- The Washington Times - Saturday, May 30, 2009

TORONTO | Former President George W. Bush, appearing Friday with his predecessor, Bill Clinton, in what turned out to be a collegial conversation rather than a spirited debate, once again said he would not criticize President Obama — then proceeded to do just that.

“International pressure — diplomacy only works if there’s leverage,” Mr. Bush said. “It sounds wonderful — ‘Let’s go talk to people’ — but you better have leverage in order to make diplomacy work.”

During his presidential campaign, Mr. Obama vowed to open dialogues with rulers of rogue nations, such as Iran and Cuba. After taking office, he lifted restrictions on visits to Cuba — a significant shift in U.S. policy. He also spoke amiably with Venezualan President Hugo Chavez, a vocal critic of the United States.

Asked whether he agreed with opening a dialogue with Cuba, Mr. Bush smiled and said to laughter, “Thank you for bringing up President Obama.”

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“Holding that embargo in place is important,” he said. By easing it, “you’re propping up a regime who puts people in prison based upon their political views. So my view is, if they empty out the prisons and give people a voice, then we change our strategy with Cuba — but not until then.”

But Mr. Bush sought to label his criticism as constructive. “Anything I say is not to be critical of my successor. I didn’t like it when my predecessors criticized me. He never did, by the way,” Mr. Bush said, nodding toward Mr. Clinton.

“He was respectful. Can’t say that for every one of them. And I didn’t appreciate it, and I’m not going to do the same thing to” Mr. Obama. “There’s plenty of critics in American society. I think you heard a few,” he said again to Mr. Clinton before adding with a laugh: “I know I did.”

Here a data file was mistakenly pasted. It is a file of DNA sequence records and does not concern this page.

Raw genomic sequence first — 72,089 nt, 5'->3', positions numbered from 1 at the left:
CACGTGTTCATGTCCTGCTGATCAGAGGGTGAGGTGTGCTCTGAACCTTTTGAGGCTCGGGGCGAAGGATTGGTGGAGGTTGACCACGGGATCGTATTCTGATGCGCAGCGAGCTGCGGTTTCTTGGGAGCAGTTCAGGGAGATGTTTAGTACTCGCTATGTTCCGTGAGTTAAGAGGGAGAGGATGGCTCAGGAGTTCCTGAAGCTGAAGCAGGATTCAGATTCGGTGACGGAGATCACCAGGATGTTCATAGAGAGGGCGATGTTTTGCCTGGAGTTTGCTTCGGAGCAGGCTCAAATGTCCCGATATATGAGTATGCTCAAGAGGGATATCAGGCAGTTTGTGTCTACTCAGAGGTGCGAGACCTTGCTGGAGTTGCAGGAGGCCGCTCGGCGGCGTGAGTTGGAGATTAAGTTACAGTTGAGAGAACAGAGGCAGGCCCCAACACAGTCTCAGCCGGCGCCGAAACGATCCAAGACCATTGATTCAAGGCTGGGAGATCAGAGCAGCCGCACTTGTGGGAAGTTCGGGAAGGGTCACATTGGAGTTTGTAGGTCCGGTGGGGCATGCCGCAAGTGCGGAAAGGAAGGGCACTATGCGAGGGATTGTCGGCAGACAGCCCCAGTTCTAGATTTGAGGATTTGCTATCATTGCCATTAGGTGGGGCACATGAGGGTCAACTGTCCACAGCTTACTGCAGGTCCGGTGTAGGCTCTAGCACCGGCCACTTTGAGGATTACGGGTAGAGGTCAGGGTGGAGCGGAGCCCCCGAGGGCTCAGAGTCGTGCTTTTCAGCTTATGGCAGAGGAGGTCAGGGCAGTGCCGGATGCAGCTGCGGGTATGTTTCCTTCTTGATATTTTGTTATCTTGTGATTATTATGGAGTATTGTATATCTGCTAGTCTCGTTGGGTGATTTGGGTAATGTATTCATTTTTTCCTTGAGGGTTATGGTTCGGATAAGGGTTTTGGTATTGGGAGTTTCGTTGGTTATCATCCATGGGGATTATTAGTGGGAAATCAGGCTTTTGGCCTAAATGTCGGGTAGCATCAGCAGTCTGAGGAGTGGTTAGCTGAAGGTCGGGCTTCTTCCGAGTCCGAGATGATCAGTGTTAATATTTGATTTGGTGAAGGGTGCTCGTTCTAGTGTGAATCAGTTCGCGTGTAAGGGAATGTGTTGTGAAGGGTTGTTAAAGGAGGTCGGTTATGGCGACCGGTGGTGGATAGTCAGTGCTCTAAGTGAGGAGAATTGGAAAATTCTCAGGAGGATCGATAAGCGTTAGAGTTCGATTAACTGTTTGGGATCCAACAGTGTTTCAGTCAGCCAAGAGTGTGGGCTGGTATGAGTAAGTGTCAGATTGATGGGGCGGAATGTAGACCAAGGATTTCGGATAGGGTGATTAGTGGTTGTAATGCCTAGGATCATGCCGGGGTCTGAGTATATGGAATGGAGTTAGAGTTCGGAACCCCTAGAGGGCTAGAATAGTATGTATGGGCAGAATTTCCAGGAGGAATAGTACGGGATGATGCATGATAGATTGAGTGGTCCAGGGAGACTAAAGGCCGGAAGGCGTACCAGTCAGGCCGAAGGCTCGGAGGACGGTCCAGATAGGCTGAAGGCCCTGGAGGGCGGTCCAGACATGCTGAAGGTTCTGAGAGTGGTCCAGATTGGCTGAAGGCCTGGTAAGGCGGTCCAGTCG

With North Korea having tested a nuclear weapon and Iran seemingly moving toward acquisition of the world’s most dangerous weapon, Mr. Bush also said that the United Nations is “not really meant for problem solving.”

For his part, Mr. Clinton said that on Cuba policy, he agrees with Mr. Obama’s secretary of state — who happens to be his wife, former first lady Hillary Rodham Clinton. “He hit it out of the park with that one, an amazingly wise appointment,” Mr. Clinton said to laughter.

“I actually supported what President Obama did,” he said, noting that he also agrees with the current president’s plan to engage rogue dictators.

“We deal with a lot of countries that we don’t agree with on everything. I think it would be a terrible mistake, for example, if we were to say walk away from China — they still put people in jail for their political views. I don’t agree with that.

“On the other hand, Cuba’s our neighbor, they’re here, they ought to be part of this hemisphere, they ought to be part of our future. They have done a lot of good things,” Mr. Clinton said.

The two former presidents, who led the United States for the past 16 years, met Friday at the Toronto Convention Center for an event dubbed a “conversation.” Both looked rested and tan, and both had the crowd in stitches in their opening statements.

“Welcome to the Bill and George Show,” Mr. Bush said, drawing more laughs in his opening than his predecessor.

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